The gated Command
The gated Configuration Language
The Aggregate Statements
This appendix covers the syntax of the gated command and the gated configuration language. As a reference to the gated configuration language, this appendix stands on its own. But to fully understand how to configure gated , use this reference in conjunction with the sample configuration files in Chapter 7, Configuring Routing .
gated is constantly being improved. As it is upgraded, the command language changes. Refer to the latest manpages for the most recent information about gated .
command-line options debug the routing configuration file without impacting the network or the kernel routing table. Frequently, these debugging options are used with a test configuration identified by the
Tells gated to read the configuration file and check for syntax errors. When gated finishes reading the configuration file, it produces a snapshot of its status and then terminates. It writes the snapshot to /usr/tmp/gated_dump . Running gated with the -c option does not require superuser privilege, and it is not necessary to terminate the active gated process.
Checks the configuration file for syntax errors. gated exits with a status 1 if there are errors and 0 if there are none. Because this provides exit status, it is useful for script files.
Tells gated not to update the kernel routing table. This is used to test the routing configuration with real routing data without interfering with system operation.
to read the configuration from
instead of from the default configuration file,
. Used in conjunction with the
checks a new configuration without interfering with the currently running
The -N command-line option prevents gated from running in background mode as a daemon. This option is used when gated is started from inittab . By default, gated runs as a daemon.
The command-line arguments
are used for protocol tracing.
argument names the file to which the trace output is written. If a file is not specified, the trace is written to the standard output. Tracing usually produces a large amount of output.
The command-line options used for tracing are:
This option turns on tracing. If
is specified with no
tracing, which traces normal protocol interactions and routing table changes.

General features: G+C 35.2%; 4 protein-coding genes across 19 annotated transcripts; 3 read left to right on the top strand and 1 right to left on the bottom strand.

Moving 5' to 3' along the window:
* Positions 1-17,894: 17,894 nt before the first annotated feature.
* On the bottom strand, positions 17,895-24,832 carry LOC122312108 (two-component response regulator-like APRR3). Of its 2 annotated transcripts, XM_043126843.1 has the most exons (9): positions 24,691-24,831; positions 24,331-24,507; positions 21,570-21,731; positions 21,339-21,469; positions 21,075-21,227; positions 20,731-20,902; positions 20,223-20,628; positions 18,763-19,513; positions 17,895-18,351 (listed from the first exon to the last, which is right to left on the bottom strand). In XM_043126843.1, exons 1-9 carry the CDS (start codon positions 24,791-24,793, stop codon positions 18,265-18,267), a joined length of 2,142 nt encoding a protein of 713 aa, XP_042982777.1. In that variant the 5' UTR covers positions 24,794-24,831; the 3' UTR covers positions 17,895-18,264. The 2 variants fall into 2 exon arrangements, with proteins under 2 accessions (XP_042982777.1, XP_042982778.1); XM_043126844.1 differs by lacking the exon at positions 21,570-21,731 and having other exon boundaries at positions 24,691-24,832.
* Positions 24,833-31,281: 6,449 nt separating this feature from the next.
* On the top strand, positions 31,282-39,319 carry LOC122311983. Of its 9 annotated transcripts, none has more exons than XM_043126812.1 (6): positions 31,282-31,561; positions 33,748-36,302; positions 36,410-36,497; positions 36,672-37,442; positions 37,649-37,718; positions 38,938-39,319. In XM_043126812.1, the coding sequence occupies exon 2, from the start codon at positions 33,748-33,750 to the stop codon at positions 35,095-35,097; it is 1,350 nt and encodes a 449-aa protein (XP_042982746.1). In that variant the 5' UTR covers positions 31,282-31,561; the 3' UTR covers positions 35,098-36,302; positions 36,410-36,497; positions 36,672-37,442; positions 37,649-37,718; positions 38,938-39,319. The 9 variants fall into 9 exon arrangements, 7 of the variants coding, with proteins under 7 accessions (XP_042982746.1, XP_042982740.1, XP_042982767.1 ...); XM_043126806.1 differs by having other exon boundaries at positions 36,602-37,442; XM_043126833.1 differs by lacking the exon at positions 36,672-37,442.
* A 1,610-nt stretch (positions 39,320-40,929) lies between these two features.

always logs protocol errors even if no tracing is specified. You can define several different
, all of which are described later in this appendix. A few
) cannot be specifed on the
command line. Two others are most useful when they are defined on the command line:
Traces the symbols read from the kernel, which is primarily of interest to developers debugging the interaction of gated and the kernel.
Traces the list of interfaces read from the kernel. Use this to determine what interfaces are detected by the kernel interface scan.
The advantage of placing a trace option on the command line is that it can trace activities that happen before the configuration file is processed. For the two options listed above, this is an essential advantage. For other options it is not very important. Most trace options are specified in the configuration file. See the traceoptions command later in this appendix for more details.
Tells gated to reread the configuration file. The new configuration replaces the one that gated is currently running. SIGHUP loads the new configuration file without interrupting gated service. SIGHUP is available for quick configuration changes. At most sites, the routing configuration changes infrequently. The few times you need to change to a new configuration, terminate gated and rerun it with the new configuration. This is a more accurate test of how things will run at the next boot.
Tells gated to shut down gracefully. All protocols are shut down following the rules of that protocol. For example, EGP sends a CEASE message and waits for it to be confirmed. SIGTERM removes from the kernel routing table all routes learned via the exterior routing protocols. If you need to preserve those routes while gated is out of operation, use SIGKILL.
Tells gated to terminate immediately and dump core. Routes are not removed from the routing table, and no graceful shutdown is attempted.
Tells gated to toggle tracing. If no trace flags are set, SIGUSR1 has no effect. But if tracing is enabled, the first SIGUSR1 causes gated to toggle off tracing and to close the trace file. The next SIGUSR1 turns tracing back on and opens the trace file. When the trace file is closed, it can be moved or removed without interfering with the operation of gated . Use this to periodically empty out the trace file to prevent it from becoming too large.
Tell gated to check for changes in the status of the network interfaces.
The following is an example of gated signal handling. First, the SIGUSR1 signal is passed to the gated process using the process ID obtained from the gated.pid file ( /var/run/gated.pid in this case).
kill -USR1 `cat /var/run/gated.pid`
Next, the old trace file ( /usr/tmp/gated.log in this case) is removed, and gated is passed another SIGUSR1 signal.
kill -USR1 `cat /etc/gated.pid`
After receiving the second signal, gated opens a fresh trace file (still named /usr/tmp/gated.log ). An ls shows that the new file has been created.
ls -l /usr/tmp/gated.log-rw-rw-r-- 1 root 105 Jul 6 16:41 /usr/tmp/gated.log